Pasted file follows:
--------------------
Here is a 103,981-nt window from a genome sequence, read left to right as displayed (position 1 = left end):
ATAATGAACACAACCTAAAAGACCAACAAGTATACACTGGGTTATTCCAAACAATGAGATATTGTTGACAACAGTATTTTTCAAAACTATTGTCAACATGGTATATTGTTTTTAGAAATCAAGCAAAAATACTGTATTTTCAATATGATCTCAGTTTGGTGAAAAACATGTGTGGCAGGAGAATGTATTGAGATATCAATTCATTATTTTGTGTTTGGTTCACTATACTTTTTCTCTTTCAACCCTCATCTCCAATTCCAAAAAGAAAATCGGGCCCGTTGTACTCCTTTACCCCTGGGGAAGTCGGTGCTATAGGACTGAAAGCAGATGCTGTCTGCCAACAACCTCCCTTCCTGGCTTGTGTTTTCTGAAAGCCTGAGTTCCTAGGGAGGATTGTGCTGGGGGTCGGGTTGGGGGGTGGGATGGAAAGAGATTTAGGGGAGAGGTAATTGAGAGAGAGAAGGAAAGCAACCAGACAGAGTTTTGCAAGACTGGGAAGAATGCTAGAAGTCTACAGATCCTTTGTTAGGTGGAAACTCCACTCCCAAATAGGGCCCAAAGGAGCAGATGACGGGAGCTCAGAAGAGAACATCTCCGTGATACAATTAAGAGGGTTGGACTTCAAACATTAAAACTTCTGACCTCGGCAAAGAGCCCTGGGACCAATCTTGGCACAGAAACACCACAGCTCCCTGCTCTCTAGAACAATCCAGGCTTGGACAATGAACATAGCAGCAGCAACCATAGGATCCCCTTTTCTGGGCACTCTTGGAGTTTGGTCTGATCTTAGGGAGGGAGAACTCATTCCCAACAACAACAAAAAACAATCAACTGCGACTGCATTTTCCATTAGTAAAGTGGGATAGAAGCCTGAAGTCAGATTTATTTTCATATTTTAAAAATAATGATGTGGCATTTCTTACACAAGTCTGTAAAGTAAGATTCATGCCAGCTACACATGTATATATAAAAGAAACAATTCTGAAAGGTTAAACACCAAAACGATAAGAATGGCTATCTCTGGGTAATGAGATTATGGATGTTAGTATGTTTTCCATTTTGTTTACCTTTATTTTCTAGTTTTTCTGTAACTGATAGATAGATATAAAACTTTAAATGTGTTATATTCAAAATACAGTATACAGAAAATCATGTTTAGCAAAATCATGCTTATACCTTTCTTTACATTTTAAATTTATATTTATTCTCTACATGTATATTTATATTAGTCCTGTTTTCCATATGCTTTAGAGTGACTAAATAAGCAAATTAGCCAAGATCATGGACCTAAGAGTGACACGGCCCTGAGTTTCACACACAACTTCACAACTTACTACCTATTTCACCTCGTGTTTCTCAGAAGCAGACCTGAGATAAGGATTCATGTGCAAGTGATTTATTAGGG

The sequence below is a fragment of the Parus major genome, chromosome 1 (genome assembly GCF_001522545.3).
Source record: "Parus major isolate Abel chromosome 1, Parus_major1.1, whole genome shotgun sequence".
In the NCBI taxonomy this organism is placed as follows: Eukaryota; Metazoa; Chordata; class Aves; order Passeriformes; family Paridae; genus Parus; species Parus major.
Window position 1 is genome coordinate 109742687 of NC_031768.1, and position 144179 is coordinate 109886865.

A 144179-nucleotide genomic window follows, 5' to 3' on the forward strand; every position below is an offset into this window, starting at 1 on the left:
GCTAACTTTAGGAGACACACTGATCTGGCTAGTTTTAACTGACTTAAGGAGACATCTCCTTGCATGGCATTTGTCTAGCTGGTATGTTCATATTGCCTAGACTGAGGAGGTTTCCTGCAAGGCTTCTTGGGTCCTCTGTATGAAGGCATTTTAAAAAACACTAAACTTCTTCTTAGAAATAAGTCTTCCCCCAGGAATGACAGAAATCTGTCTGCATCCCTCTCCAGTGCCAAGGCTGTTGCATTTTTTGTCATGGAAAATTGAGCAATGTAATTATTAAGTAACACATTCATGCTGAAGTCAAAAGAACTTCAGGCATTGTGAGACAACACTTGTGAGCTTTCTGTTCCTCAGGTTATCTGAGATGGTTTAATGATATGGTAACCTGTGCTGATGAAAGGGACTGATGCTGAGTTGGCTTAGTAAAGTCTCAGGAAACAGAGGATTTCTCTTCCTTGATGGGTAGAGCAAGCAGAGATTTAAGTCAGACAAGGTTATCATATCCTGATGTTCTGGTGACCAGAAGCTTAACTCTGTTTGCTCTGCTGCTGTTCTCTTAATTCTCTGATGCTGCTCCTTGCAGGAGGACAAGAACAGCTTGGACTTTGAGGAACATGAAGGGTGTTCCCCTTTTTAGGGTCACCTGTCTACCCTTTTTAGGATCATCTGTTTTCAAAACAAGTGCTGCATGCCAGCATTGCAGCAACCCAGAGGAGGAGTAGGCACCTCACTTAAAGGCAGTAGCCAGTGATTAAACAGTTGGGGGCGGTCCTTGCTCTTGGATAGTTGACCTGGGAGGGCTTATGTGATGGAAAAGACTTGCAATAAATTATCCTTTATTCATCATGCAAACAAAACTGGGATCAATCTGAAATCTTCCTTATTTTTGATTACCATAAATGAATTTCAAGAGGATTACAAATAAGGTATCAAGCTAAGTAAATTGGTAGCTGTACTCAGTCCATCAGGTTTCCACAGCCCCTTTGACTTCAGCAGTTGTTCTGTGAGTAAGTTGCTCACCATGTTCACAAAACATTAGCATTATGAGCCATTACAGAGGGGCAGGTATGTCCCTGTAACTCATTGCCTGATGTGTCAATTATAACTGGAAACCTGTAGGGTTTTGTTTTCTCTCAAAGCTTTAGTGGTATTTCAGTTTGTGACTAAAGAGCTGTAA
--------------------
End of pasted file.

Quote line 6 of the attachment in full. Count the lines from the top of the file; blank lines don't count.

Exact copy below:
Window position 1 is genome coordinate 109742687 of NC_031768.1, and position 144179 is coordinate 109886865.